Court records suggest it may have been a couple of hours. But Flentie insists that until that day he had neither heard of nor heard from Black. From the hospital, they drove directly to the courthouse.
At 1:28 p.m., records show, a deputy with the Platte County Sheriff’s Office met Flentie at the courthouse and served him, as required by law, with the legal paper informing him that he was to be the subject of a guardianship hearing. It was two minutes before the appearance in court — a time so short that Sternberg would eventually use it as the centerpiece for his appeal.
“I was in a total confused state about what the hell is happening here,” Flentie recalled.
In 45 minutes, the hearing was over.
Lisa Rehard, the attorney representing the public administrator’s office, presented the reports by the two doctors and called two witnesses: the worker from the state senior services department and Clemens, who was then the deputy public administrator. In November 2012, she would be elected to lead the office.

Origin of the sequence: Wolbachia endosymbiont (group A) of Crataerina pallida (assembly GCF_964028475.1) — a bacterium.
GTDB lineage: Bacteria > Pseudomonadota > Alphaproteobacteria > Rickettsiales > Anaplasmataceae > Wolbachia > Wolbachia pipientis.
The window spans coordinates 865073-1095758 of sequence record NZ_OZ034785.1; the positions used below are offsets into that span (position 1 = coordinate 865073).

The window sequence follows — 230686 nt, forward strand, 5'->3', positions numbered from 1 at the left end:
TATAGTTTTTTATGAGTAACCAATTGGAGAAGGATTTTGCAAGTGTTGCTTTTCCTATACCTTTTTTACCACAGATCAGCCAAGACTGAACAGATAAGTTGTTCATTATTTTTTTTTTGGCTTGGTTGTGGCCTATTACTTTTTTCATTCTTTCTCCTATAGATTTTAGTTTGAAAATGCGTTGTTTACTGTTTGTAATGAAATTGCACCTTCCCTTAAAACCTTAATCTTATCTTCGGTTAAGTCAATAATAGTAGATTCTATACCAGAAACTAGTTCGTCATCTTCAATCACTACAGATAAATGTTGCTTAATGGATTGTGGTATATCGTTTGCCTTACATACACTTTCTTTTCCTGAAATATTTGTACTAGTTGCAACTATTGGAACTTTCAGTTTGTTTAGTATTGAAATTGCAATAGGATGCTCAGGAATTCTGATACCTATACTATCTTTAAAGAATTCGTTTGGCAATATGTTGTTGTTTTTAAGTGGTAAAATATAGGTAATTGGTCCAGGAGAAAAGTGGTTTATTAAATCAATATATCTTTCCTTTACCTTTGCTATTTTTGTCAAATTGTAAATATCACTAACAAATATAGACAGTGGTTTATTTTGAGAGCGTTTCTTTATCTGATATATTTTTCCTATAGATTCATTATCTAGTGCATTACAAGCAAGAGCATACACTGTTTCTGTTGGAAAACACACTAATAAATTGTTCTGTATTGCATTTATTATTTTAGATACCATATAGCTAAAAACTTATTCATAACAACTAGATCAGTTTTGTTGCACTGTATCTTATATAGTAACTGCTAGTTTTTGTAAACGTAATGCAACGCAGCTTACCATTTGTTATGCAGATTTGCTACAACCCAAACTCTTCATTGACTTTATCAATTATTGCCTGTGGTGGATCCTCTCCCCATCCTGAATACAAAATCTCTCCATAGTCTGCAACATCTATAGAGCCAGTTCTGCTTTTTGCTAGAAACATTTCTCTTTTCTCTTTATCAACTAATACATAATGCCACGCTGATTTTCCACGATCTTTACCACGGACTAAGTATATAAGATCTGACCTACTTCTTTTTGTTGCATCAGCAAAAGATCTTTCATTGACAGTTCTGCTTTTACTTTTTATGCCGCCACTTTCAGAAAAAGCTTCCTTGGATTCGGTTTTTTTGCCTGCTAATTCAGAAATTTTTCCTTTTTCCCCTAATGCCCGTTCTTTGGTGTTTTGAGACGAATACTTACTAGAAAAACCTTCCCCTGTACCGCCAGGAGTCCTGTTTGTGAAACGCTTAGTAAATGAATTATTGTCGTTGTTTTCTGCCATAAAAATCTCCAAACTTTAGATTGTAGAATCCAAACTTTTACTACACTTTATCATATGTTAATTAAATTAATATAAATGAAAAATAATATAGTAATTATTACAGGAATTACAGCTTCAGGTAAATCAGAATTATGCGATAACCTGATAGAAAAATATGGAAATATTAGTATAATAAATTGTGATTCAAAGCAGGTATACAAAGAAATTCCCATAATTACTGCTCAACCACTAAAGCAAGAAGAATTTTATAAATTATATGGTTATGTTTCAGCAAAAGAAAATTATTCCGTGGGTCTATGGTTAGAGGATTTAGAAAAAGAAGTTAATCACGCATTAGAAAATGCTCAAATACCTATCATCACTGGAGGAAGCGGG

Black cross-examined both witnesses and called Flentie, who testified that he could handle and long had handled his own affairs.
At the end of the hearing, Judge James W. Van Amburg waived his option to put Flentie under temporary or limited guardianship and instead signed a paper judging Flentie to be “totally incapacitated and totally disabled.”
Flentie was placed under full guardianship, his assets under conservatorship, and never returned to his home.
From the hospital, he went directly to a residential care facility. At that point, he began his two-year battle for his freedom, aided by friends.